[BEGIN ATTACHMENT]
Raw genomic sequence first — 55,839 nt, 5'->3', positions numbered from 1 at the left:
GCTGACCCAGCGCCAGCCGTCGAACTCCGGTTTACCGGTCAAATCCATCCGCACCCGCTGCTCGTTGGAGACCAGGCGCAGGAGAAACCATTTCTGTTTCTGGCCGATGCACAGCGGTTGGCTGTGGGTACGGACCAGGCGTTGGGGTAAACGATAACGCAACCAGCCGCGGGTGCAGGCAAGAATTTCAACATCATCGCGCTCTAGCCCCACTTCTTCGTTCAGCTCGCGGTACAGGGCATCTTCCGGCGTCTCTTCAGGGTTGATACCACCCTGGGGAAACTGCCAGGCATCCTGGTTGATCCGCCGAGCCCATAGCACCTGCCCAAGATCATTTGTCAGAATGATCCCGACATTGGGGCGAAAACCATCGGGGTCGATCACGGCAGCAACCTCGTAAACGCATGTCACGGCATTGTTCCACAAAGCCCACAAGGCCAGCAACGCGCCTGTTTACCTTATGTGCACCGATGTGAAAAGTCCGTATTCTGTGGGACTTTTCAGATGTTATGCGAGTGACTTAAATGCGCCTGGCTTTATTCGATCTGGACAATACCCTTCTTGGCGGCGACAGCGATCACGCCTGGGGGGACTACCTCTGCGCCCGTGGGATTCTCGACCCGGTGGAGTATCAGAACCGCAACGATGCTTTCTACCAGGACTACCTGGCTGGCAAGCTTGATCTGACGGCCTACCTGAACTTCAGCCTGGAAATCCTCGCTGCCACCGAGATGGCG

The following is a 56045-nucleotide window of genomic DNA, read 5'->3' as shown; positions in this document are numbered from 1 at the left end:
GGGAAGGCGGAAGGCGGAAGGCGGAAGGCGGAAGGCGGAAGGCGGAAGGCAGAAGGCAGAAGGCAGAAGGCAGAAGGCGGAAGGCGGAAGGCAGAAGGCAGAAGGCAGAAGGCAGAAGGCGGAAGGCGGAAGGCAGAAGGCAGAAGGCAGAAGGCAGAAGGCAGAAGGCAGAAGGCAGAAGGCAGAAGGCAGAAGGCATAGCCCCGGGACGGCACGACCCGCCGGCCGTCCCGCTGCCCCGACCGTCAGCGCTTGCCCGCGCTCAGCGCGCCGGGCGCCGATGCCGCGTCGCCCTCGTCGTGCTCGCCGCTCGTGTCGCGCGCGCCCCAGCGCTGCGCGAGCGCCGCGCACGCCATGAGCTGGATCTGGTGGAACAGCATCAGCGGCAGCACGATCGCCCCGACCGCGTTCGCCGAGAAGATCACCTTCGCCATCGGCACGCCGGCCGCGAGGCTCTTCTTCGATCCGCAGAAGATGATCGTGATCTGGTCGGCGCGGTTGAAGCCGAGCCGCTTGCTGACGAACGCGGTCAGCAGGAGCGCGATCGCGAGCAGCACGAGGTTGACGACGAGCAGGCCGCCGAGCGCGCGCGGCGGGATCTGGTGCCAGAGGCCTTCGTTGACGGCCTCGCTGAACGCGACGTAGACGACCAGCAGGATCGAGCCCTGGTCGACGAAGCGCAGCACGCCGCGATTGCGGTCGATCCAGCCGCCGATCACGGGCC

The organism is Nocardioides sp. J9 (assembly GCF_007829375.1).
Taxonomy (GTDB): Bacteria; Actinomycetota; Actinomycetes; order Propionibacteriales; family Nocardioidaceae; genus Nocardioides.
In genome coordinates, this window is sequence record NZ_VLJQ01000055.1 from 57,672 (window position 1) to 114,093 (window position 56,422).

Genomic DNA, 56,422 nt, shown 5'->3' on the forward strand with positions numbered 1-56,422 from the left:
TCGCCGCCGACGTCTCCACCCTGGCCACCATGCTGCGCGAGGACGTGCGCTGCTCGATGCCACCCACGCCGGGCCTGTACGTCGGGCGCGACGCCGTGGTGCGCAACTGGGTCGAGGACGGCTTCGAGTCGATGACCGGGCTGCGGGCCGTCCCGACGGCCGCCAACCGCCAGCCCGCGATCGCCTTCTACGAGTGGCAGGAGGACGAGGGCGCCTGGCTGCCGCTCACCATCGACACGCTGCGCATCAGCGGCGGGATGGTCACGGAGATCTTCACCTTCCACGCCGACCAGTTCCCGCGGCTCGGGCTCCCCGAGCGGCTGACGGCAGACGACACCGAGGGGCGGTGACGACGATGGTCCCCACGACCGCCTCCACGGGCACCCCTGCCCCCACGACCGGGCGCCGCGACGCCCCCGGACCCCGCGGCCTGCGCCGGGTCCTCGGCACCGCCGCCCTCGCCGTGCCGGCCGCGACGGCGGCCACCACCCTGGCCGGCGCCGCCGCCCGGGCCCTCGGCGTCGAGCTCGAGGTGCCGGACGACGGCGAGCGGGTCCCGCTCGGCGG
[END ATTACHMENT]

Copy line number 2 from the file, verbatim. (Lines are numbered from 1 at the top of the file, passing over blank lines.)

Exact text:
GCTGACCCAGCGCCAGCCGTCGAACTCCGGTTTACCGGTCAAATCCATCCGCACCCGCTGCTCGTTGGAGACCAGGCGCAGGAGAAACCATTTCTGTTTCTGGCCGATGCACAGCGGTTGGCTGTGGGTACGGACCAGGCGTTGGGGTAAACGATAACGCAACCAGCCGCGGGTGCAGGCAAGAATTTCAACATCATCGCGCTCTAGCCCCACTTCTTCGTTCAGCTCGCGGTACAGGGCATCTTCCGGCGTCTCTTCAGGGTTGATACCACCCTGGGGAAACTGCCAGGCATCCTGGTTGATCCGCCGAGCCCATAGCACCTGCCCAAGATCATTTGTCAGAATGATCCCGACATTGGGGCGAAAACCATCGGGGTCGATCACGGCAGCAACCTCGTAAACGCATGTCACGGCATTGTTCCACAAAGCCCACAAGGCCAGCAACGCGCCTGTTTACCTTATGTGCACCGATGTGAAAAGTCCGTATTCTGTGGGACTTTTCAGATGTTATGCGAGTGACTTAAATGCGCCTGGCTTTATTCGATCTGGACAATACCCTTCTTGGCGGCGACAGCGATCACGCCTGGGGGGACTACCTCTGCGCCCGTGGGATTCTCGACCCGGTGGAGTATCAGAACCGCAACGATGCTTTCTACCAGGACTACCTGGCTGGCAAGCTTGATCTGACGGCCTACCTGAACTTCAGCCTGGAAATCCTCGCTGCCACCGAGATGGCG